27-2 Saving temporary space in matrix multiplication

The $\text{P-MATRIX-MULTIPLY-RECURSIVE}$ procedure has the disadvantage that it must allocate a temporary matrix $T$ of size $n \times n$, which can adversely affect the constants hidden by the $\Theta$-notation. The $\text{P-MATRIX-MULTIPLY-RECURSIVE}$ procedure does have high parallelism, however. For example, ignoring the constants in the $\Theta$-notation, the parallelism for multiplying $1000 \times 1000$ matrices comes to approximately $1000^3 / 10^2 = 10^7$, since $\lg 1000 \approx 10$. Most parallel computers have far fewer than 10 million processors.

a. Describe a recursive multithreaded algorithm that eliminates the need for the temporary matrix $T$ at the cost of increasing the span to $\Theta(n)$. ($\textit{Hint:}$ Compute $C = C + AB$ following the general strategy of $\text{P-MATRIX-MULTIPLY-RECURSIVE}$, but initialize $C$ in parallel and insert a sync in a judiciously chosen location.)

b. Give and solve recurrences for the work and span of your implementation.

c. Analyze the parallelism of your implementation. Ignoring the constants in the $\Theta$-notation, estimate the parallelism on $1000 \times 1000$ matrices. Compare with the parallelism of $\text{P-MATRIX-MULTIPLY-RECURSIVE}$.

a. We initialize the output matrix $C$ using doubly nested parallel for loops and then call $\text{P-MATRIX-MULTIPLY-RECURSIVE}'$, defined below.

 1 2 3 4 5 6 P-MATRIX-MULTIPLY-LESS-MEM(C, A, B) n = A.rows parallel for i = 1 to n parallel for j = 1 to n c[i, j] = 0 P-MATRIX-MULTIPLY-RECURSIVE'(C, A, B) 
  1 2 3 4 5 6 7 8 9 10 11 12 13 14 15 P-MATRIX-MULTIPLY-RECURSIVE'(C, A, B) n = A.rows if n == 1 c[1, 1] = c[1, 1] + a[1, 1] * b[1, 1] else partition A, B, and C into n / 2 × n / 2 submatrices A[1, 1], A[1, 2], A[2, 1], A[2, 2]; B[1, 1], B[1, 2], B[2, 1], B[2, 2]; and C[1, 1], C[1, 2], C[2, 1], C[2, 2] spwan P-MATRIX-MULTIPLY-RECURSIVE'(C[1, 2], A[1, 1], B[1, 1]) spwan P-MATRIX-MULTIPLY-RECURSIVE'(C[1, 2], A[1, 1], B[1, 2]) spwan P-MATRIX-MULTIPLY-RECURSIVE'(C[2, 1], A[2, 1], B[1, 1]) P-MATRIX-MULTIPLY-RECURSIVE'(C[2, 2], A[2, 1], B[1, 2]) sync spwan P-MATRIX-MULTIPLY-RECURSIVE'(C[1, 1], A[1, 2], B[2, 1]) spwan P-MATRIX-MULTIPLY-RECURSIVE'(C[1, 2], A[1, 2], B[2, 2]) spwan P-MATRIX-MULTIPLY-RECURSIVE'(C[2, 1], A[2, 2], B[2, 1]) P-MATRIX-MULTIPLY-RECURSIVE'(C[2, 2], A[2, 2], B[2, 2]) sync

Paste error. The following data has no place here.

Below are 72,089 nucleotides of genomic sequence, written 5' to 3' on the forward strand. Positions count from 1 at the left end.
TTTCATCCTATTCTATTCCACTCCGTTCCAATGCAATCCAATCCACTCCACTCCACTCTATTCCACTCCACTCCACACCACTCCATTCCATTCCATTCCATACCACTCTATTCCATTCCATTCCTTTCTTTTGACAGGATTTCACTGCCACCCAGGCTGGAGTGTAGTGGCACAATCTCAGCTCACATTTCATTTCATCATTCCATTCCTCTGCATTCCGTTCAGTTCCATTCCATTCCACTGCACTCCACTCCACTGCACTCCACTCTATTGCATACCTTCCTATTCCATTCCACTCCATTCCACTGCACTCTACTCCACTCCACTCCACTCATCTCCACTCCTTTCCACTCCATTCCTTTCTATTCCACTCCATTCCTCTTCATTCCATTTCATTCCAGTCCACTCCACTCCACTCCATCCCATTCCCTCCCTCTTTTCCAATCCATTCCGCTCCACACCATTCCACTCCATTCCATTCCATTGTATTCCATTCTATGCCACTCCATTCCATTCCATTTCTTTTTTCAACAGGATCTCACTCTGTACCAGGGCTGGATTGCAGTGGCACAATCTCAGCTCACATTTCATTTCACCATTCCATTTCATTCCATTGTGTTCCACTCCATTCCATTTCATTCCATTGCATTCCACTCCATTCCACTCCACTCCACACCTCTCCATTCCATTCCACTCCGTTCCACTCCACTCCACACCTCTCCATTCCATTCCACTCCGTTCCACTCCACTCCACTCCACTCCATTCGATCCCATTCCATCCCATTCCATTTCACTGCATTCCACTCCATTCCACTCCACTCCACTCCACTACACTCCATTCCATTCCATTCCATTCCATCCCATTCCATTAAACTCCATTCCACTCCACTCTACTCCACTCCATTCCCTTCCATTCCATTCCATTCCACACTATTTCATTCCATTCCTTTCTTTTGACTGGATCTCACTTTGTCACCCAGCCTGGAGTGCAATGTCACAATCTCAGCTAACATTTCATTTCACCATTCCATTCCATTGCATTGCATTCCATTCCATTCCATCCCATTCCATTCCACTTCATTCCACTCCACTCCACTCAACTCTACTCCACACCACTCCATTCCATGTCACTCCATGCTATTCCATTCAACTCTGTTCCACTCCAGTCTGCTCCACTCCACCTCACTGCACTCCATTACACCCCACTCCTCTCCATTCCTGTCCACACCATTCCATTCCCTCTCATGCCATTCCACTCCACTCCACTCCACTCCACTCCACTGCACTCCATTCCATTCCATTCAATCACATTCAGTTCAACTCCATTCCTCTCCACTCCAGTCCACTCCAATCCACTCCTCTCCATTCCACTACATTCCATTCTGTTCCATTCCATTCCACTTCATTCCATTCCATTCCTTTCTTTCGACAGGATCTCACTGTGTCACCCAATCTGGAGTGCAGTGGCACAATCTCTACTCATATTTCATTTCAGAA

b. The procedure $\text{P-MATRIX-MULTIPLY-LESS-MEM}$ performs $\Theta(n^2)$ work in the doubly nested parallel for loops, and then it calls the procedure $\text{P-MATRIX-MULTIPLY-RECURSIVE}'$. The recurrence for the work $M_1'(n)$ of $\text{P-MATRIX-MULTIPLY-RECURSIVE}'$ is $8M_1'(n / 2) + \Theta(1)$, which gives us $M_1'(n) = \Theta(n^3)$. Therefore, $T_1(n) = \Theta(n^3)$.

The span of the doubly nested parallel for loops that initialize the output array $C$ is $\Theta(\lg n)$. In $\text{P-MATRIX-MULTIPLY-RECURSIVE}'$, there are two groups of spawned recursive calls; therefore, the span $M_\infty'(n)$ of $\text{P-MATRIX-MULTIPLY-RECURSIVE}'$ is given by the recurrence $M_\infty'(n) = 2M_\infty'(n / 2) + \Theta(1)$, which gives us $M_\infty'(n) = \Theta(n)$. Because the span $\Theta(n)$ of $\text{P-MATRIX-MULTIPLY-RECURSIVE}'$ dominates, we have $T_\infty(n) = \Theta(n)$.

c. The parallelism of $\text{P-MATRIX-MULTIPLY-LESS-MEM}$ is $\Theta(n^3 / n) = \Theta(n^2)$. Ignoring the constants in the $\Theta$-notation, the parallelism for multiplying $1000 \times 1000$ matrices is $1000^2 = 10^6$, which is only a factor of $10$ less than that of $\text{P-MATRIX-MULTIPLY-RECURSIVE}$. Although the parallelism of the new procedure is much less than that of $\text{P-MATRIX-MULTIPLY-RECURSIVE}$, the algorithm still scales well for a large number of processors.